Do What You Can Do 7/17/2020

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Senator Jeff Golden

 *  “I am only one, but still I am one. I cannot do everything, but still I can do something; And because I cannot do everything I will not refuse to do the something that I can do.” 
—Helen Keller


We’ve enjoyed your recent photos of beautiful Southern Oregon so much that we want to share more. This photo Pearsoney Falls was provided by Chuck and Susan Lacey. Have a photo you've taken and want to share with us? Send it to with the subject “Photo Reminder.” We’ll use some in future newsletters.

Keeping Current on COVID

     Oregon’s infection rate seems to be stabilizing at a starkly higher rate than we saw in May and June. The pattern shows up in the daily update from the Oregon Health Authority (you can see it here). Today it reports 307 new cases in the state; it was well over 400 earlier in the week.

     That daily number stayed in the 40-80 range just a few weeks ago. Governor Brown sounded a sharp alarm at her Monday press conference, where she announced two new protective measures, about 7:00 into the video. Social gatherings in private premises (not restaurants, churches, businesses open to the public) are now limited to ten people. And the face mask requirement we already had for public indoor spaces now applies to outdoor locations where six-foot social distancing isn’t reliably in place. “We need to do absolutely everything we can,” she said, “to reduce transmission in ways that do not require us to close down businesses again.”

     She also acknowledged the difficulty of enforcing these and earlier rules. There are available tools—citations, fines, suspension of business licenses—but that would move us into a social environment and level of conflict that nobody wants to see. “I’m not going to set up the Party Police,” the Governor said more than once. The Governor, like most of her counterparts around the country, is working in the very difficult zone of laying down rules—not suggestions—without strong coercion. Will it work? It will if enough of us understand that our collective actions now—masking, distancing, reducing non-essential activity around others—shape the plan for responsible re-opening in months to come.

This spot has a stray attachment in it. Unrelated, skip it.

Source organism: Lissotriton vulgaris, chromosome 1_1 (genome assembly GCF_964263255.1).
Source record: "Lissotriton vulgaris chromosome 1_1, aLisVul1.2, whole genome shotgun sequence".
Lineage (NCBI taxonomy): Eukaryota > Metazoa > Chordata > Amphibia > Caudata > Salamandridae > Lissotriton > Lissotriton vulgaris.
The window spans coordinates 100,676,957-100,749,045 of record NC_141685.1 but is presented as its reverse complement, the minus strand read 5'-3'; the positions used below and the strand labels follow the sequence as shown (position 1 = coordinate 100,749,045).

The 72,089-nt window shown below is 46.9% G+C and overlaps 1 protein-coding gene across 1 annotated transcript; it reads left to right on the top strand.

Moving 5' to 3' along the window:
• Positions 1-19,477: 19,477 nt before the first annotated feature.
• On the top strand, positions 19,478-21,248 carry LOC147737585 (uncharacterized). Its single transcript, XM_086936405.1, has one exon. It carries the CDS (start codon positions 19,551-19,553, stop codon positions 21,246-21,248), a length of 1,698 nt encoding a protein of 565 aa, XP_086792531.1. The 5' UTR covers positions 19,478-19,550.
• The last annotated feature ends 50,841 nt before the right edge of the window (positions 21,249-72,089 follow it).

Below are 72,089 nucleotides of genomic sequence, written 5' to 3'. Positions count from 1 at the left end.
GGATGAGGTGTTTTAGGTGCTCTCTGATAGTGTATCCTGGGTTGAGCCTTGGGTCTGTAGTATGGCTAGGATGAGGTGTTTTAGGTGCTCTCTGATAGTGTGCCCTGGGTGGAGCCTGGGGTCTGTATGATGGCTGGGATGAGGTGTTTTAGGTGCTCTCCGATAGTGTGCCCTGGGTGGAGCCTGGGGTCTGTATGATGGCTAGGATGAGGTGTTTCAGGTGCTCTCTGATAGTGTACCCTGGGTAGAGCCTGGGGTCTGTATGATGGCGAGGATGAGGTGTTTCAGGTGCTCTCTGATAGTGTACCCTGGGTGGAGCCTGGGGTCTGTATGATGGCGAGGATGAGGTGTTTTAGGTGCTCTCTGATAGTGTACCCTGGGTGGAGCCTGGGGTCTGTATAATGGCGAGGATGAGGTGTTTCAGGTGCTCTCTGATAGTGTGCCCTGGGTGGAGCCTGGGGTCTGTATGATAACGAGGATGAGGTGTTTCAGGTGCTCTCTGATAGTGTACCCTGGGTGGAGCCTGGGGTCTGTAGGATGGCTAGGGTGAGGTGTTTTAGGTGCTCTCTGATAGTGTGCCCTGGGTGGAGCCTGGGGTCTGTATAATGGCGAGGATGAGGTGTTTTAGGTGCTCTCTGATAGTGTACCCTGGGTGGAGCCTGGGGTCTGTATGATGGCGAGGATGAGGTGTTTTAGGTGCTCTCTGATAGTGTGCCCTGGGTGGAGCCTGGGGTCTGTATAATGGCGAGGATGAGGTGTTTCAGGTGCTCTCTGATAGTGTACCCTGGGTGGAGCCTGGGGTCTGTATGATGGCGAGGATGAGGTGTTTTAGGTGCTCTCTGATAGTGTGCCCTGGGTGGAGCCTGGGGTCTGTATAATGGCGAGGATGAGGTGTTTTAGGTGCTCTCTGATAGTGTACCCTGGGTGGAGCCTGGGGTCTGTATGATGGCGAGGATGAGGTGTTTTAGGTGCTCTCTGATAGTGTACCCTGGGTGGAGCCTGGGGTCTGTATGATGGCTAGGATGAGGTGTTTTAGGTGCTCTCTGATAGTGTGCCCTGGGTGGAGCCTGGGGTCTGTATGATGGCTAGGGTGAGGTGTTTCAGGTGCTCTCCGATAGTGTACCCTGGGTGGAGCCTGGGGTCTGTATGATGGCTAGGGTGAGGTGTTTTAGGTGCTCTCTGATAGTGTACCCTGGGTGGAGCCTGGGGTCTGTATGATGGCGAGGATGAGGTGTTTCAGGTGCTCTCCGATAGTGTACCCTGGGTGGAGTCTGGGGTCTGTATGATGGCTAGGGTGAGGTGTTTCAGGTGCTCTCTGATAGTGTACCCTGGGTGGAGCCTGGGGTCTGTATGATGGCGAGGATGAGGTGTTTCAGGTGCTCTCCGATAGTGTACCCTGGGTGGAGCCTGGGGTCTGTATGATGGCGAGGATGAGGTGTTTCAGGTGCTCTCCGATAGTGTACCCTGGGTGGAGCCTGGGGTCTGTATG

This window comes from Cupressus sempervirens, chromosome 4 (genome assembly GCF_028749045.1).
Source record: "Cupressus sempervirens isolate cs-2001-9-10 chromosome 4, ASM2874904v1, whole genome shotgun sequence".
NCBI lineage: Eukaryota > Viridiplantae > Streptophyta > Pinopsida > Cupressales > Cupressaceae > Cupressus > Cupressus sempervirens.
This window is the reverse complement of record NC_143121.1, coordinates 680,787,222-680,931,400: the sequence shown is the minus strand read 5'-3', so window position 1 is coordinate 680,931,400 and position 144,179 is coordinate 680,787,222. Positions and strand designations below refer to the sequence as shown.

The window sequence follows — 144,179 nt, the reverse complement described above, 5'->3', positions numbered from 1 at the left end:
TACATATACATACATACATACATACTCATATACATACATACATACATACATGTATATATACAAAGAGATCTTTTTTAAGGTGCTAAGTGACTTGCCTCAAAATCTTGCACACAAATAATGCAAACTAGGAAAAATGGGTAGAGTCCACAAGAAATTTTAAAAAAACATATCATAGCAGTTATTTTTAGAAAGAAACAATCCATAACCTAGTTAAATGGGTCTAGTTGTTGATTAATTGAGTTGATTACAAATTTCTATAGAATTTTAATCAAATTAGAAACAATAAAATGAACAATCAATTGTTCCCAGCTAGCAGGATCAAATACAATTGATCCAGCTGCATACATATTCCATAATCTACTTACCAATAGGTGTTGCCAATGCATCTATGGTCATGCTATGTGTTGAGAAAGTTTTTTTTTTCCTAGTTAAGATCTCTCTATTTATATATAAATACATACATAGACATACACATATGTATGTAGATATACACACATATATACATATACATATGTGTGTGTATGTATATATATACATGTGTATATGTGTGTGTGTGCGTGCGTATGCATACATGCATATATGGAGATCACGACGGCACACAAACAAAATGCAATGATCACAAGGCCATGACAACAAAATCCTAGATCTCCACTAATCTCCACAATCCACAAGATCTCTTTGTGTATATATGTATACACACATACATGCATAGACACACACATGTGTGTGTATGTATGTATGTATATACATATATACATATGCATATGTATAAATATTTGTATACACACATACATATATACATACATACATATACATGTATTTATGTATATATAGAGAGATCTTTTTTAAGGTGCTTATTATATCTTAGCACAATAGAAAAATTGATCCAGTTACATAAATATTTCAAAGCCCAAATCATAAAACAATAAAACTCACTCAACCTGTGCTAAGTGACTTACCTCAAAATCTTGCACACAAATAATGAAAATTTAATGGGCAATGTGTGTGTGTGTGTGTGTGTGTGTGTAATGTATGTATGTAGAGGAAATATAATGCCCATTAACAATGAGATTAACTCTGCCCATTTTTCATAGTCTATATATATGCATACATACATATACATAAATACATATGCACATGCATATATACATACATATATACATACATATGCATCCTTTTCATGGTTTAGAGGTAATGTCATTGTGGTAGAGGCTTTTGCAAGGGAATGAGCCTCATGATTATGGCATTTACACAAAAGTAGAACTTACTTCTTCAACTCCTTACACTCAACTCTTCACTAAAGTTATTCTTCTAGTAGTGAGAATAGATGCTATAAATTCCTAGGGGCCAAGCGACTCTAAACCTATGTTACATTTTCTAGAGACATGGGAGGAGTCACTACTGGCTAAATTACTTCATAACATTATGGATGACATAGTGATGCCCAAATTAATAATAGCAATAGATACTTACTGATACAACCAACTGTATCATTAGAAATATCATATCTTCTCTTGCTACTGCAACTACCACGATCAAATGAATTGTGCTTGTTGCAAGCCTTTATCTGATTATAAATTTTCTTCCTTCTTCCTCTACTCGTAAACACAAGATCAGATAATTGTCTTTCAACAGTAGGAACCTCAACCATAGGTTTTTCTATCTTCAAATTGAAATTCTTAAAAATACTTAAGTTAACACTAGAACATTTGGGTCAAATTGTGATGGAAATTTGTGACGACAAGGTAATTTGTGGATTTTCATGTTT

The example that’s drawing the most attention right now surrounds the question of opening schools in the fall. OPB covered it well this week. I’m struck by how much agreement there is that the stakes are very high here. Kids have already paid a big price in terms of learning and social development, and if they’re not in school the scope of what their parents can do, their role in the economy, is badly damaged. The Governor’s statement yesterday zeroed in on the issue and announced a Task Force to bring back a plan quickly enough for school districts to finalize their plans. Our educators are another group whose work has been made so much harder by the virus.


What else is happening?                                                                                         
On Monday the Legislative Emergency Board—a committee with Senators and Representatives from both parties—dealt out another $200 million from the federal CARES act. Here’s what they did.

     The $50 million you see on the list for cultural organizations and venues recognizes how important they are as economic engines for some of our communities. In fact the biggest single allotment from that pot is a $4.7 million grant to the Oregon Shakespeare Festival. We’re working to see if other Rogue Valley venues can get into the program.